In Desert Solitaire, Abbey offered a unique reason for establishing wilderness. “We may need wilderness someday,” he proposed, “not only as a refuge from excessive industrialism but also as a refuge from authoritarian government, from political oppression. He warned that “technology adds a new dimension to the process,” and believed (then) that the wilderness would provide escape from those kinds of Big Brother controls. For Abbey, wilderness was meant to be the one vast “blank spot on the map,” as Aldo Leopold longed for.
He also wrote, “A man could be a lover and defender of the wilderness without ever in his lifetime leaving the boundaries of asphalt, powerlines, and right-angled surfaces. We need wilderness whether or not we ever set foot in it. We need a refuge even though we may never need to set foot in it.”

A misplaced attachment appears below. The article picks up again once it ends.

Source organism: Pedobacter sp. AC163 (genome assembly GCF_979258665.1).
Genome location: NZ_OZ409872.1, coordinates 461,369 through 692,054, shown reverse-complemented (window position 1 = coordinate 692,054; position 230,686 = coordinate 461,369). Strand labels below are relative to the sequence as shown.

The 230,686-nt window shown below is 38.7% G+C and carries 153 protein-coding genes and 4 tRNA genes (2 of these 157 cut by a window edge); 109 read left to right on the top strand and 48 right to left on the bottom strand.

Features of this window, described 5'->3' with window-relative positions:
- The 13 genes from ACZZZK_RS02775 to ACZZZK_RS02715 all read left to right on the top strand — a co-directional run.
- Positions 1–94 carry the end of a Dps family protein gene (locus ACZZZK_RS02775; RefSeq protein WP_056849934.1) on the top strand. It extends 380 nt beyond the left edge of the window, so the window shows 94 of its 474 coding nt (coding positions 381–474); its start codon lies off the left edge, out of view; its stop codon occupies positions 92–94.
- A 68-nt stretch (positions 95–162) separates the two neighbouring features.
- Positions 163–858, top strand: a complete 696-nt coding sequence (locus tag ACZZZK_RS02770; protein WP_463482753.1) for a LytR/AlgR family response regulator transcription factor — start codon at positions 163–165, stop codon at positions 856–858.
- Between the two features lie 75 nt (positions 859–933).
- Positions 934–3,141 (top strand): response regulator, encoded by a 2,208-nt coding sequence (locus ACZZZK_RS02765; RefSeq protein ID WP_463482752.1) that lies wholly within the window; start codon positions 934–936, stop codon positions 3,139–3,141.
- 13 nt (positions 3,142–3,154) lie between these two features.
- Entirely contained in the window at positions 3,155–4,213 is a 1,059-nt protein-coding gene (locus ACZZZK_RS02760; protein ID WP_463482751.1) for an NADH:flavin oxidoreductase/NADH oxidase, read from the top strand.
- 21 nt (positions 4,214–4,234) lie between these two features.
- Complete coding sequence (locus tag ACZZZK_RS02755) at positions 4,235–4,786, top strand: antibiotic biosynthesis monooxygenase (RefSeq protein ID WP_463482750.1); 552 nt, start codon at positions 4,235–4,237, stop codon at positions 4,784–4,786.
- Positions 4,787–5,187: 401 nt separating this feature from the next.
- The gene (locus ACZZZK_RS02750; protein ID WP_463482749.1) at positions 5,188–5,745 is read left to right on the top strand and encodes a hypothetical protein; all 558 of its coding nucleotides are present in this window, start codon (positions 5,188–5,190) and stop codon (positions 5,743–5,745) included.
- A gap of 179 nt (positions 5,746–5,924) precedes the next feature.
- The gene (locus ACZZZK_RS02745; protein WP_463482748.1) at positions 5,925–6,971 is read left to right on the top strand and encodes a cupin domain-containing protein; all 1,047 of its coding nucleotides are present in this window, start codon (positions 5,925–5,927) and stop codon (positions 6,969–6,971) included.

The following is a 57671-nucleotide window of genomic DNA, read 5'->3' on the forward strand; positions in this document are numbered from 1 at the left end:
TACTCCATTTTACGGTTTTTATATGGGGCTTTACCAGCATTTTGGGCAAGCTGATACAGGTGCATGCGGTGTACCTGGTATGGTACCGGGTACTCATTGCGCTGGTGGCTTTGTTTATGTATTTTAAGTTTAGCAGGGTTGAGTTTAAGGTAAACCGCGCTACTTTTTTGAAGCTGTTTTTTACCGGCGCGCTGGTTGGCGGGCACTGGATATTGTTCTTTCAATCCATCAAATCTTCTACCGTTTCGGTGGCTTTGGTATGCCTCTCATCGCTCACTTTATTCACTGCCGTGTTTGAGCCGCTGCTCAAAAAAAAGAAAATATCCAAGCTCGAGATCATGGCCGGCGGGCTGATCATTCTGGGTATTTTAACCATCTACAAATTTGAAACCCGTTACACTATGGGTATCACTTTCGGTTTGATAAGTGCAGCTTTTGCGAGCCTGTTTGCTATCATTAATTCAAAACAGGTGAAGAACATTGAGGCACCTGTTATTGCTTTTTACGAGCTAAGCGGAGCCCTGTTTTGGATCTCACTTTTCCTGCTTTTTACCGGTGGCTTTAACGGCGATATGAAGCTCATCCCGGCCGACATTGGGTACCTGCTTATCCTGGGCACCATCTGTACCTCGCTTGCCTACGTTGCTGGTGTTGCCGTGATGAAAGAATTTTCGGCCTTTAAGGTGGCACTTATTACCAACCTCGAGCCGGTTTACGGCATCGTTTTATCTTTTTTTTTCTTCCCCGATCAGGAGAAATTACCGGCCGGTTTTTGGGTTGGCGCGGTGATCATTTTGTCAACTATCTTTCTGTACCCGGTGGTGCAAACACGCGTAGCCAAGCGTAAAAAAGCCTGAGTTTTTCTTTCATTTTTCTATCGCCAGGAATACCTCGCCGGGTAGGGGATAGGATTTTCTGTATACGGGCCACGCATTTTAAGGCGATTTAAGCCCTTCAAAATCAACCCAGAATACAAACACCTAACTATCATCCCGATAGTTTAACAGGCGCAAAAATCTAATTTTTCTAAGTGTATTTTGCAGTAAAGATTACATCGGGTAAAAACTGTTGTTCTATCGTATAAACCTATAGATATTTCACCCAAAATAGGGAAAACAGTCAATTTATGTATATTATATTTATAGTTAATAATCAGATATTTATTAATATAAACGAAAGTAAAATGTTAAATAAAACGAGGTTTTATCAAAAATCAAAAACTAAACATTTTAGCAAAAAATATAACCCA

In 2012, he would not recognize the wilderness he sought to protect (though in his journals, in 1987, he had already complained, “Too many tourists in the backcountry now.”)
Environmental groups, once dedicated to saving the wilderness that Abbey envisioned, now look at wilderness as a commodity to be marketed. What is the economic value of wilderness? Environmentalists promote the notion of a swarming tourist economy. They’ve taken a favorite Abbey line: “The idea of wilderness needs no defense; it needs more defenders,” and turned it into a Chamber of Commerce promo….the more money that can be made from the product, the greater the chance, in their estimation, of passing wilderness legislation. Nevermind what gets destroyed in the process.